The most interesting story that occurred in this affair was of Giles Cory, and Martha, his wife. The woman was tried on the ninth of September, and hanged on the twenty-second. In the interval, on the sixteenth, the husband was brought up for trial. He said, he was not guilty; but, being asked how he would be tried? he refused to go through the customary form, and say, “By God and my country.” He observed that, of all that had been tried, not one had as yet been pronounced not guilty; and he resolutely refused in that mode to undergo a trial. The judge directed therefore that, according to the barbarous mode prescribed in the mother-country, he should be laid on his back, and pressed to death with weights gradually accumulated on the upper surface of his body, a proceeding which had never yet been resorted to by the English in North America. The man persisted in his resolution, and remained mute till he expired.

The whole of this dreadful tragedy was kept together by a thread. The spectre-seers for a considerable time prudently restricted their accusations to persons of ill repute, or otherwise of no consequence in the community. By and by however they lost sight of this caution, and pretended they saw the figures of some persons well connected, and of unquestioned honour and reputation, engaged in acts of witchcraft. Immediately the whole fell through in a moment. The leading inhabitants presently saw how unsafe it would be to trust their reputations and their lives to the mercy of these profligate accusers. Of fifty-six bills of indictment that were offered to the grand-jury on the third of January, 1693, twenty-six only were found true bills, and thirty thrown out. On the twenty-six bills that were found, three persons only were pronounced guilty by the petty jury, and these three received their pardon from the government. The prisons were thrown open; fifty confessed witches, together with two hundred persons imprisoned on suspicion, were set at liberty, and no more accusations were heard of. The “afflicted,” as they were technically termed, recovered their health; the “spectral sight” was universally scouted; and men began to wonder how they could ever have been the victims of so horrible a delusion.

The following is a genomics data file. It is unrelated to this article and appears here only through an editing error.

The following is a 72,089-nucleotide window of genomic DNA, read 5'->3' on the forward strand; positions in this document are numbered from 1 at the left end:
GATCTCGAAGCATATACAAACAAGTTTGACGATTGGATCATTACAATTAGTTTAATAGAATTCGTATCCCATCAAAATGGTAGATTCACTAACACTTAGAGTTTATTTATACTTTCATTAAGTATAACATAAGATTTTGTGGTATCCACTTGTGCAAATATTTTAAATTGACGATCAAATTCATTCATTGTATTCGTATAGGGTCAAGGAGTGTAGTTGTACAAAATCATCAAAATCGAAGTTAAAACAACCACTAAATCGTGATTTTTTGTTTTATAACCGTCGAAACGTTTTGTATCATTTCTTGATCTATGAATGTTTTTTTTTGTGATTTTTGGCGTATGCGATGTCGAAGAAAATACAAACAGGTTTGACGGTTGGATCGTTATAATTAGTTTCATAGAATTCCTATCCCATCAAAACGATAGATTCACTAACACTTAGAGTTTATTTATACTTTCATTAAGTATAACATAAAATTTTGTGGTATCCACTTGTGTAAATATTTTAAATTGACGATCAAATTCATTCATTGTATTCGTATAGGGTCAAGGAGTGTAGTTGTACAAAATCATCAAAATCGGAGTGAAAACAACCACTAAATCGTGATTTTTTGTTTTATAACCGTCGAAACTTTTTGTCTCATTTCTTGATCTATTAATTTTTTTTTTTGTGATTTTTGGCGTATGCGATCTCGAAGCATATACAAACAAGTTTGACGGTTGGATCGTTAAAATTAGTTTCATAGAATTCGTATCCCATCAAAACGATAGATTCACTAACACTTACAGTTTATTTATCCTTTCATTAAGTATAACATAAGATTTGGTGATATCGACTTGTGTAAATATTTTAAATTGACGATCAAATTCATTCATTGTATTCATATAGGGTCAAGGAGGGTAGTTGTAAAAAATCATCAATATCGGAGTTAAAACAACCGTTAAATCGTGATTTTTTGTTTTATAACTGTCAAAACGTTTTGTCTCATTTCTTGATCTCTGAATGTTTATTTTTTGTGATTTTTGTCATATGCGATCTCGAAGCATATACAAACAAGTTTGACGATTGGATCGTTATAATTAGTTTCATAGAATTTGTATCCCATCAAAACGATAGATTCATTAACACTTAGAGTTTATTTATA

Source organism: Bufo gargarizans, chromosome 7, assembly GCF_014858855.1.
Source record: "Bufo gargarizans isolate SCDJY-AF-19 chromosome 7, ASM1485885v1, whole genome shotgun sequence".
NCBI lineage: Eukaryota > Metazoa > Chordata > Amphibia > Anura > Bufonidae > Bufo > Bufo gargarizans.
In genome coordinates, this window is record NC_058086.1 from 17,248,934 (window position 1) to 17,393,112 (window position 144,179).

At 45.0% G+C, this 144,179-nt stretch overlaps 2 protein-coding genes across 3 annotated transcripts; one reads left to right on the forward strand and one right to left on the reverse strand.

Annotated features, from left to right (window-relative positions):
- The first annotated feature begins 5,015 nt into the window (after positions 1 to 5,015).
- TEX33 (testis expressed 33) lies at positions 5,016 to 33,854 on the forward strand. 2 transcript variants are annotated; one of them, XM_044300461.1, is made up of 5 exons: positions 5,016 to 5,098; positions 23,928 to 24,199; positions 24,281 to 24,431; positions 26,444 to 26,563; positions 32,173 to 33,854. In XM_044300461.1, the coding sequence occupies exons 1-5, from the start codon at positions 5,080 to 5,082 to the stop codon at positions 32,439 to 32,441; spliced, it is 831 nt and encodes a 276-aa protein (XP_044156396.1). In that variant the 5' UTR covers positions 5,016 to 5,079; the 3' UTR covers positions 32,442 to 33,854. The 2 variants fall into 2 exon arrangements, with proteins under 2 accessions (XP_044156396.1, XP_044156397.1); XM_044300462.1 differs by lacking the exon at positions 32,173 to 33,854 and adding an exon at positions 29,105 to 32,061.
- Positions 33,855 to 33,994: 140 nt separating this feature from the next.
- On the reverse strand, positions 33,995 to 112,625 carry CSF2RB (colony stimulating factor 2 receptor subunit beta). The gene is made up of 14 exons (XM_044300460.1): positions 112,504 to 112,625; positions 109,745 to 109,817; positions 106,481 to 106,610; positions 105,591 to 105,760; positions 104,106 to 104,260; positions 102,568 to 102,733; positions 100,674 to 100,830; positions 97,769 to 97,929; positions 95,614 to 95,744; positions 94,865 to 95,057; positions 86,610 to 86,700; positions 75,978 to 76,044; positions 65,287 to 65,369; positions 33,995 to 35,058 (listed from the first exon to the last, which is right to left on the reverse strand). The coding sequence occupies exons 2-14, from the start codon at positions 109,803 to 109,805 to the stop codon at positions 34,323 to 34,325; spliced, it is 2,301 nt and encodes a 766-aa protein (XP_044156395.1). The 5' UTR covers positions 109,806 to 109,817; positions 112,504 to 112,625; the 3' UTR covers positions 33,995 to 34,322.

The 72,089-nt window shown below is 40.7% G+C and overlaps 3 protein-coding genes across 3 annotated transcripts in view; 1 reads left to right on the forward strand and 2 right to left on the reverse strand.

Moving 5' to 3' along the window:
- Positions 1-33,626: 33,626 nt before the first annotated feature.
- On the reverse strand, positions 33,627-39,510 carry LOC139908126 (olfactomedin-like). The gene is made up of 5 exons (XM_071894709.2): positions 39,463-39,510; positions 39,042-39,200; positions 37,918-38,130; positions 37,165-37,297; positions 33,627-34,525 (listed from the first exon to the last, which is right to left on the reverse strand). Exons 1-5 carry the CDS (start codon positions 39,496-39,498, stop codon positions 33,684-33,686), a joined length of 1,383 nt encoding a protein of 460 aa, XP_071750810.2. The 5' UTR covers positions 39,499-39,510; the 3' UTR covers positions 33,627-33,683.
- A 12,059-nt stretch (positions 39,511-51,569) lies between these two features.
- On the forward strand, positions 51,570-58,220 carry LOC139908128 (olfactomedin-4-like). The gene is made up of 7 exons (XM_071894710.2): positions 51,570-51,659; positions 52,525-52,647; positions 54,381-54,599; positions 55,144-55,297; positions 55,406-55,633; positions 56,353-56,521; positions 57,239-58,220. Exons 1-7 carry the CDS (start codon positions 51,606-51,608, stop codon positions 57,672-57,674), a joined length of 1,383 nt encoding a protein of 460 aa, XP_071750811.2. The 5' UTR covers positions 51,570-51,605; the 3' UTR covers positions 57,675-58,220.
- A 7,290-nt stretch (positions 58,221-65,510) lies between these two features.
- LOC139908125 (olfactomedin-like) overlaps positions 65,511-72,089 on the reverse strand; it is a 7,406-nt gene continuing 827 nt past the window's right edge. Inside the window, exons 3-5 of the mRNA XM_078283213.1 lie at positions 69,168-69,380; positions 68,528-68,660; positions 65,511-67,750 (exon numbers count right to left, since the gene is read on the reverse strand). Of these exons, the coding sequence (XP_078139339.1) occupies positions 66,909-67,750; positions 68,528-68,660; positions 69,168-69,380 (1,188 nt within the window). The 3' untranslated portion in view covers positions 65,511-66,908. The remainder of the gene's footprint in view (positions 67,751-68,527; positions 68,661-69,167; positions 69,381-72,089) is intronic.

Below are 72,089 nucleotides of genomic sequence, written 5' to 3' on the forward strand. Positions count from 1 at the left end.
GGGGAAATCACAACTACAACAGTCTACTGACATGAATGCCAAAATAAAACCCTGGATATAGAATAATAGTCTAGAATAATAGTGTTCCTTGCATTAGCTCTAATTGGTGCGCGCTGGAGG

1 Response to “Witchcraft in New England”

  1. 1 spaghettisquiggles November 29, 2013 at 11:31 am

    Im doing one of my second year dissertations on this topic and your post was so, so helpful :)